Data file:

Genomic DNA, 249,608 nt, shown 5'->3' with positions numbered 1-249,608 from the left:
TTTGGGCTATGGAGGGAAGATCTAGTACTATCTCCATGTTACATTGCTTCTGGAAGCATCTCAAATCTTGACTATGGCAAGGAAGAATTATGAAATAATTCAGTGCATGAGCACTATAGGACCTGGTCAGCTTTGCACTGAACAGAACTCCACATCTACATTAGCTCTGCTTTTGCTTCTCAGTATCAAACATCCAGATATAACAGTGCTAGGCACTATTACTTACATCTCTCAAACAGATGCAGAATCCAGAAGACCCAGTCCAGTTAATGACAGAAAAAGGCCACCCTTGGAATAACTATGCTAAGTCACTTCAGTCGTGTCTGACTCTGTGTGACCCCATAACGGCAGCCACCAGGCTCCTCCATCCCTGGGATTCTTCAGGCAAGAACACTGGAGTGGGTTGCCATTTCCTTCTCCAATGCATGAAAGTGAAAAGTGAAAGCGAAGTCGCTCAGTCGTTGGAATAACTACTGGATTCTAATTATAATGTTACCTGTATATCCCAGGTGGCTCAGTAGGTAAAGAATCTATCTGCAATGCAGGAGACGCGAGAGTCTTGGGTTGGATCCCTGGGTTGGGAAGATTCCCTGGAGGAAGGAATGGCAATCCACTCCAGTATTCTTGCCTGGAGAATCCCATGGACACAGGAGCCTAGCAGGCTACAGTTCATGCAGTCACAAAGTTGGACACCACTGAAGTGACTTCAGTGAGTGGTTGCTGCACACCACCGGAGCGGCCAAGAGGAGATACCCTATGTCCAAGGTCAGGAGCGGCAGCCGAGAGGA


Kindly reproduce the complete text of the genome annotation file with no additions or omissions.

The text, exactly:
Genomic DNA, 249,608 nt, shown 5'->3' with positions numbered 1-249,608 from the left:
TTTGGGCTATGGAGGGAAGATCTAGTACTATCTCCATGTTACATTGCTTCTGGAAGCATCTCAAATCTTGACTATGGCAAGGAAGAATTATGAAATAATTCAGTGCATGAGCACTATAGGACCTGGTCAGCTTTGCACTGAACAGAACTCCACATCTACATTAGCTCTGCTTTTGCTTCTCAGTATCAAACATCCAGATATAACAGTGCTAGGCACTATTACTTACATCTCTCAAACAGATGCAGAATCCAGAAGACCCAGTCCAGTTAATGACAGAAAAAGGCCACCCTTGGAATAACTATGCTAAGTCACTTCAGTCGTGTCTGACTCTGTGTGACCCCATAACGGCAGCCACCAGGCTCCTCCATCCCTGGGATTCTTCAGGCAAGAACACTGGAGTGGGTTGCCATTTCCTTCTCCAATGCATGAAAGTGAAAAGTGAAAGCGAAGTCGCTCAGTCGTTGGAATAACTACTGGATTCTAATTATAATGTTACCTGTATATCCCAGGTGGCTCAGTAGGTAAAGAATCTATCTGCAATGCAGGAGACGCGAGAGTCTTGGGTTGGATCCCTGGGTTGGGAAGATTCCCTGGAGGAAGGAATGGCAATCCACTCCAGTATTCTTGCCTGGAGAATCCCATGGACACAGGAGCCTAGCAGGCTACAGTTCATGCAGTCACAAAGTTGGACACCACTGAAGTGACTTCAGTGAGTGGTTGCTGCACACCACCGGAGCGGCCAAGAGGAGATACCCTATGTCCAAGGTCAGGAGCGGCAGCCGAGAGGA